* Euro briefly slips to two-week lows at $1.3325
* Yen's downtrend still intact, BOJ in focus this week
* Trading seen choppy with most of Asia shut for holidays
By Ian Chua
SYDNEY, Feb 11 The euro dipped to a two-week low
in Asia on Monday, continuing to pull back from 15-month highs
following what markets perceived as slightly dovish comments
from the European Central Bank and political uncertainty in
Italy and Spain.
The embattled yen has found some support since Japanese
Finance Minister Taro Aso said the currency has weakened more
than intended following its recent eye-watering slide.
But with much of Asia shut for the Lunar New Year holidays,
thin liquidity is likely to make for a very choppy session.
Japan, China, Hong Kong, Singapore, South Korea and Taiwan are
among the major centres in the region closed on Monday.
The euro briefly plumbed $1.3325 after stop-loss
selling was triggered below $1.3340, traders said. It has since
recovered to $1.3369, little changed from where it closed in New
York on Friday.
Since hitting a 15-month high of $1.3711 on Feb. 1, the
single currency has shed about 2.5 percent. Last week, ECB
President Mario Draghi kept alive expectations of rate cuts
should the euro strengthen further, saying the bank would
monitor the economic impact of a rising currency.
There are also growing worries about Spain as a scandal on
secret cash payments engulfed the prime minister, while
confidence in Italy has been shaken in the run-up to the Feb.
A strong campaign by former Prime Minister Silvio Berlusconi
has opened up the race and threatened the prospects of a stable
government emerging after the vote.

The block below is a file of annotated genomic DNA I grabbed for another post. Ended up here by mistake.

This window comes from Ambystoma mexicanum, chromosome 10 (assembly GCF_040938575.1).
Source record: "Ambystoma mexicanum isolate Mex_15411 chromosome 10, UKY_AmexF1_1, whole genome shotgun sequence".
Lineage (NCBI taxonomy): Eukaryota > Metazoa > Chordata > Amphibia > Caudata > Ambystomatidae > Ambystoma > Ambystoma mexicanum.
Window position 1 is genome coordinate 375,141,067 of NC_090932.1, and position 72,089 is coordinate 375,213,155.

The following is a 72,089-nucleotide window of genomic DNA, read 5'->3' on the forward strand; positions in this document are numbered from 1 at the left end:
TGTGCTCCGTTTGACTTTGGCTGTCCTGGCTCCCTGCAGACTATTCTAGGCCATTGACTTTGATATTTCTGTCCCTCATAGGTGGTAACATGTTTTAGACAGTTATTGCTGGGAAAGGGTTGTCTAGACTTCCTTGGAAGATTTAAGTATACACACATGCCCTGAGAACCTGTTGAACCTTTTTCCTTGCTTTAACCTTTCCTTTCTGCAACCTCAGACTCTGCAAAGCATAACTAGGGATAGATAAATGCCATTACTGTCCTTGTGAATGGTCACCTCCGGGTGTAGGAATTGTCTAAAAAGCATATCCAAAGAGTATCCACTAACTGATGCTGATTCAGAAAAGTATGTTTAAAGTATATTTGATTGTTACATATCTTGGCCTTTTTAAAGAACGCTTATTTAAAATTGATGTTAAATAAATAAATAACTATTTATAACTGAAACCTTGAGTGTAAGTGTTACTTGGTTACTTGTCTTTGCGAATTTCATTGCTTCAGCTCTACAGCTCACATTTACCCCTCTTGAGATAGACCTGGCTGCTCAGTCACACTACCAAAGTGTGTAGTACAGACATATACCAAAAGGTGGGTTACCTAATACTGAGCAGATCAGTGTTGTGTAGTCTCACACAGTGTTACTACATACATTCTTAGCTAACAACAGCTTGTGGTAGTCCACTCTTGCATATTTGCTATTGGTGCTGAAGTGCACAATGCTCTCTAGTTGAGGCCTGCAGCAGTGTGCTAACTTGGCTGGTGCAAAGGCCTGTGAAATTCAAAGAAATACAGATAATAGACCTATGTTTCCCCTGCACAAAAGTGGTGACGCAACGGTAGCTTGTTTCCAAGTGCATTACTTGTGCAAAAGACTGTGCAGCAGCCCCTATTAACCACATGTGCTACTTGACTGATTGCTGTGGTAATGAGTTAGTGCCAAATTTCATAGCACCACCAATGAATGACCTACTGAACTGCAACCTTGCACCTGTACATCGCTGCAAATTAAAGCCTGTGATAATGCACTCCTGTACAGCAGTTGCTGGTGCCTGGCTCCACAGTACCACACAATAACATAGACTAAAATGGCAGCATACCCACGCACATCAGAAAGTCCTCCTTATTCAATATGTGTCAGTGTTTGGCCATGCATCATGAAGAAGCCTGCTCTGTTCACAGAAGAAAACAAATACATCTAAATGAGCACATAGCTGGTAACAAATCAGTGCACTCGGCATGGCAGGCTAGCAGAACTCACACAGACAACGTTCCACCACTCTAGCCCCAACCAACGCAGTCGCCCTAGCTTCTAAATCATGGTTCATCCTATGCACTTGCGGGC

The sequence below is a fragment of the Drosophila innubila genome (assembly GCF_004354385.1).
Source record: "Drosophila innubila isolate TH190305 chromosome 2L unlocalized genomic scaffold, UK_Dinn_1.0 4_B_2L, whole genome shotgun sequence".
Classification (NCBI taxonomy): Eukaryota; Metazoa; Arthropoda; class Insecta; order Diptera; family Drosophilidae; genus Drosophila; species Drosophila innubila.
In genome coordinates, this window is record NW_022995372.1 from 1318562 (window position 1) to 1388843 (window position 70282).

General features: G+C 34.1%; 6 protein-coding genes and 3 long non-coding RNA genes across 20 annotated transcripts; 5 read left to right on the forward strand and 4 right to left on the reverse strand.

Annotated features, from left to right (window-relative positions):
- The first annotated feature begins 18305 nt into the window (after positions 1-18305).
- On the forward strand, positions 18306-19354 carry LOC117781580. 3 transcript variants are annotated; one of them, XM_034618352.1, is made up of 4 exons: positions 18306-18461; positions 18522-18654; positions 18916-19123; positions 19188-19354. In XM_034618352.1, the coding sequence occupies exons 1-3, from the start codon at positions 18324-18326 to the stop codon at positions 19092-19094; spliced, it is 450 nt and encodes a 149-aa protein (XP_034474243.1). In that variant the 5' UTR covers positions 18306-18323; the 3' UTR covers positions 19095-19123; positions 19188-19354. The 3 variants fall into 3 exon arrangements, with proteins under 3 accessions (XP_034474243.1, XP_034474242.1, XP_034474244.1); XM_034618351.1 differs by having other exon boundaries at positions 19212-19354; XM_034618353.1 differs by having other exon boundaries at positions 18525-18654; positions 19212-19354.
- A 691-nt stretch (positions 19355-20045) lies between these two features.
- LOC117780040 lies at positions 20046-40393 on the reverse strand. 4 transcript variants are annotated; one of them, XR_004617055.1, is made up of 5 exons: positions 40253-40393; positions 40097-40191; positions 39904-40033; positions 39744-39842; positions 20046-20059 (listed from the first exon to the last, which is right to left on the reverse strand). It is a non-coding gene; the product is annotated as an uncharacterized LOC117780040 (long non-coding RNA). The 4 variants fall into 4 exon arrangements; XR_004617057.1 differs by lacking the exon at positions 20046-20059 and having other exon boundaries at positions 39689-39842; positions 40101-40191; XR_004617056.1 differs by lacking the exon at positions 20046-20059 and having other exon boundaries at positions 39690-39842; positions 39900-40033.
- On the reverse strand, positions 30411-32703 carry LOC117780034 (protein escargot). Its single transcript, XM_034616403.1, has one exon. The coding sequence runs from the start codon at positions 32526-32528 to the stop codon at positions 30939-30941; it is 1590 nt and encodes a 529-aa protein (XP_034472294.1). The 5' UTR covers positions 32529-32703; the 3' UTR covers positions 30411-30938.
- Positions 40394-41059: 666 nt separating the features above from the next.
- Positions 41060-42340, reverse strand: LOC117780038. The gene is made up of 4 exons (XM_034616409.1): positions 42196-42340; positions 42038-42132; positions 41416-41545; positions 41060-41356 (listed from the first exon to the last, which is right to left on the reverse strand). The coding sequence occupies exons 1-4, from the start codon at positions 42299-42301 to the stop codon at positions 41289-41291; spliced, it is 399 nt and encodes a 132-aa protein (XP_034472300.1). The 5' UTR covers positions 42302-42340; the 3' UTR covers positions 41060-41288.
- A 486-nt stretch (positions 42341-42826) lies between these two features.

"The euro's upside is likely to be limited and short-lived.
Better financial conditions are likely to be offset by rising
political risks, market positioning and a weaker economy. We
expect the euro to be on a declining trend beginning in Q2,"
said Aroop Chatterjee, analyst at Barclays Capital.
Against the yen, the euro traded at 123.57,
holding near Friday's one-week trough around 123.43. The dollar
was at 92.46, having plumbed a near one-week low of 92.17
In the past months, trading in the currency had been an easy
one-way bet as Prime Minister Shinzo Abe put intense pressure on
the central bank to take bold action to revive the fragile
But this week is shaping up to be trickier as several event
risks loom, not least the Bank of Japan's policy meeting on
The BOJ is expected to keep monetary policy steady ahead of
the G20 meeting this weekend, particularly given that Japanese
authorities have come under international criticism for allowing
the yen to weaken.
There are also signs that Abe's push for a governor who will
lead a radical policy shake up at the BOJ is meeting resistance
from his own cabinet and financial bureaucrats.
"The upcoming G20 is causing some moderation in verbal
encouragement from Japanese authorities, and the market will
hold back for further signals from the BOJ at the MPC and on BOJ
Governor Shirakawa's replacement," analysts at Deutsche Bank
wrote in a client note.
"That said, we think dips are likely to be shallow, as
laggard buyers will be opportunistic and policymakers will
surely be loathe to surrender a handle in the 90s."
Not to be outdone by the euro and yen, the Australian dollar
also experienced some volatility of its own last week after the
Reserve Bank of Australia left the door open to more interest
rate cuts if needed to boost the economy.
It skidded to a three-month low around $1.0256 on Friday,
before popping back above $1.0300. It was last at $1.0315